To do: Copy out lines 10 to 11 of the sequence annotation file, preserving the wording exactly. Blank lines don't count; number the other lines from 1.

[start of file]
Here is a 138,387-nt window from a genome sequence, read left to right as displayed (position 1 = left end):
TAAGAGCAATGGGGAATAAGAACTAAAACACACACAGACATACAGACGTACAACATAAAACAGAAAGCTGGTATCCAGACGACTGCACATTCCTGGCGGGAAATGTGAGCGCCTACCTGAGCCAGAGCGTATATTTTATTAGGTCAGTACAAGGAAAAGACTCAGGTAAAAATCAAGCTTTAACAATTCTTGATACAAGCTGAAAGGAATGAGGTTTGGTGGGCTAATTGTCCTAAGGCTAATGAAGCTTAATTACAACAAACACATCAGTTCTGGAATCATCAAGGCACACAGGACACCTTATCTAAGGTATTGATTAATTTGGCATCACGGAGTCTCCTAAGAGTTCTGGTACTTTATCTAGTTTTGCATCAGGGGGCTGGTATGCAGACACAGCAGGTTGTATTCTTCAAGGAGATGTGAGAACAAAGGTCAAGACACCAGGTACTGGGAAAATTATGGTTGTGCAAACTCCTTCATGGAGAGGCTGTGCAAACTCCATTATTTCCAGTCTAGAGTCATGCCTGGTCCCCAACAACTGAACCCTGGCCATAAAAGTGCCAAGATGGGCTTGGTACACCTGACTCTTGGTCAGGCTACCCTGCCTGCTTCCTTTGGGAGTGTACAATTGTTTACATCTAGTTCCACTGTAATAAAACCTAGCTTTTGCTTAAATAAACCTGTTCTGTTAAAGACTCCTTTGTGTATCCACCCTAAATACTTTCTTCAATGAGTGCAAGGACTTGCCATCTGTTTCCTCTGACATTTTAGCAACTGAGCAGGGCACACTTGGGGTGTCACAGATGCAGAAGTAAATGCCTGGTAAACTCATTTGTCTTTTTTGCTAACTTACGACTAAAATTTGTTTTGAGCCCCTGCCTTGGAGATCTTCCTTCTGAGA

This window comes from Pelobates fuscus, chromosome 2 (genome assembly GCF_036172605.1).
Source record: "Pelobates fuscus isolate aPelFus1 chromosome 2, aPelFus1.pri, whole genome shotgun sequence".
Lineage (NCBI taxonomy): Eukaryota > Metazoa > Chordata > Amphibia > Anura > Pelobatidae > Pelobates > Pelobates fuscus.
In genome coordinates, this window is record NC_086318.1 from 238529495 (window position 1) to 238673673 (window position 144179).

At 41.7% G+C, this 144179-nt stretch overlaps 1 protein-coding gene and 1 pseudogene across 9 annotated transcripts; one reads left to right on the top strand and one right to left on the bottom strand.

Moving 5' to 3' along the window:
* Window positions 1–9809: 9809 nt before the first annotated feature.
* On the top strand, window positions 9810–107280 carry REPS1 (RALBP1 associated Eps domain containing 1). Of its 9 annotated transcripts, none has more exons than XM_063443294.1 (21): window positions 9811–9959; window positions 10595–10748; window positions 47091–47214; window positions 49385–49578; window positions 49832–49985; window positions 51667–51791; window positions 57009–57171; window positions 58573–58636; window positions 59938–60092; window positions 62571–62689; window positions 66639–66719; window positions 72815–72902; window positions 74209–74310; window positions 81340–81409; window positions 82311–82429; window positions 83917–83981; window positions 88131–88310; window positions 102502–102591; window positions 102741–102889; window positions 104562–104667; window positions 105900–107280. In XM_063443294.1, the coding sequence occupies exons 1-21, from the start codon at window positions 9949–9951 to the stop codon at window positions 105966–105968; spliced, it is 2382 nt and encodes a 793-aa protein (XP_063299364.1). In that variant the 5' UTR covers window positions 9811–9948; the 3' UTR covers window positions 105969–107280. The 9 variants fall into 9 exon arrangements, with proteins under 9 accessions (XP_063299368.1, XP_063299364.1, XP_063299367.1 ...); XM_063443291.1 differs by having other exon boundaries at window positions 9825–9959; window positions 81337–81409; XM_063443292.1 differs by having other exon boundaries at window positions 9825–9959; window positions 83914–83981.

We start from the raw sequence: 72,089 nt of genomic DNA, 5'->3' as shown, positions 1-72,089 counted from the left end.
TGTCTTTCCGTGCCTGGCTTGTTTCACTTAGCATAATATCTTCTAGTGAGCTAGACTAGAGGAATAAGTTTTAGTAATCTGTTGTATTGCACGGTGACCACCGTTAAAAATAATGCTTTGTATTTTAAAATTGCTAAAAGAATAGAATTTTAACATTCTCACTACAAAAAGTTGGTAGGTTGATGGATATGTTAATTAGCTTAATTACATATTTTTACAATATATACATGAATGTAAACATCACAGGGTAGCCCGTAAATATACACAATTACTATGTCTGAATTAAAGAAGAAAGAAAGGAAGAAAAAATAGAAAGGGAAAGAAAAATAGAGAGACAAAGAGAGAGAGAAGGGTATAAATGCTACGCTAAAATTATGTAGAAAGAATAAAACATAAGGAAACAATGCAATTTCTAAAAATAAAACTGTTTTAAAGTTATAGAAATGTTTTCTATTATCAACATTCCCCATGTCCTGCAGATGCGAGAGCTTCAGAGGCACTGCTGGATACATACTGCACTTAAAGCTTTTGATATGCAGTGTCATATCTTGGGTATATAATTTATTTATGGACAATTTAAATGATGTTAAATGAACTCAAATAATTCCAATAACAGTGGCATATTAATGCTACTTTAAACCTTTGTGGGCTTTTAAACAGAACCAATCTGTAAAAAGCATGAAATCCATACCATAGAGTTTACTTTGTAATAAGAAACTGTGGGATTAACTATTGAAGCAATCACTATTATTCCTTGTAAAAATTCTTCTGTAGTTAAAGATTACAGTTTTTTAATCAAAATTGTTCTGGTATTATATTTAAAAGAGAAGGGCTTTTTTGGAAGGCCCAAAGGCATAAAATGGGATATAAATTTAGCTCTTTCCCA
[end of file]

* On the top strand, window positions 9810–107280 carry REPS1 (RALBP1 associated Eps domain containing 1). Of its 9 annotated transcripts, none has more exons than XM_063443294.1 (21): window positions 9811–9959; window positions 10595–10748; window positions 47091–47214; window positions 49385–49578; window positions 49832–49985; window positions 51667–51791; window positions 57009–57171; window positions 58573–58636; window positions 59938–60092; window positions 62571–62689; window positions 66639–66719; window positions 72815–72902; window positions 74209–74310; window positions 81340–81409; window positions 82311–82429; window positions 83917–83981; window positions 88131–88310; window positions 102502–102591; window positions 102741–102889; window positions 104562–104667; window positions 105900–107280. In XM_063443294.1, the coding sequence occupies exons 1-21, from the start codon at window positions 9949–9951 to the stop codon at window positions 105966–105968; spliced, it is 2382 nt and encodes a 793-aa protein (XP_063299364.1). In that variant the 5' UTR covers window positions 9811–9948; the 3' UTR covers window positions 105969–107280. The 9 variants fall into 9 exon arrangements, with proteins under 9 accessions (XP_063299368.1, XP_063299364.1, XP_063299367.1 ...); XM_063443291.1 differs by having other exon boundaries at window positions 9825–9959; window positions 81337–81409; XM_063443292.1 differs by having other exon boundaries at window positions 9825–9959; window positions 83914–83981.

We start from the raw sequence: 72,089 nt of genomic DNA, 5'->3' as shown, positions 1-72,089 counted from the left end.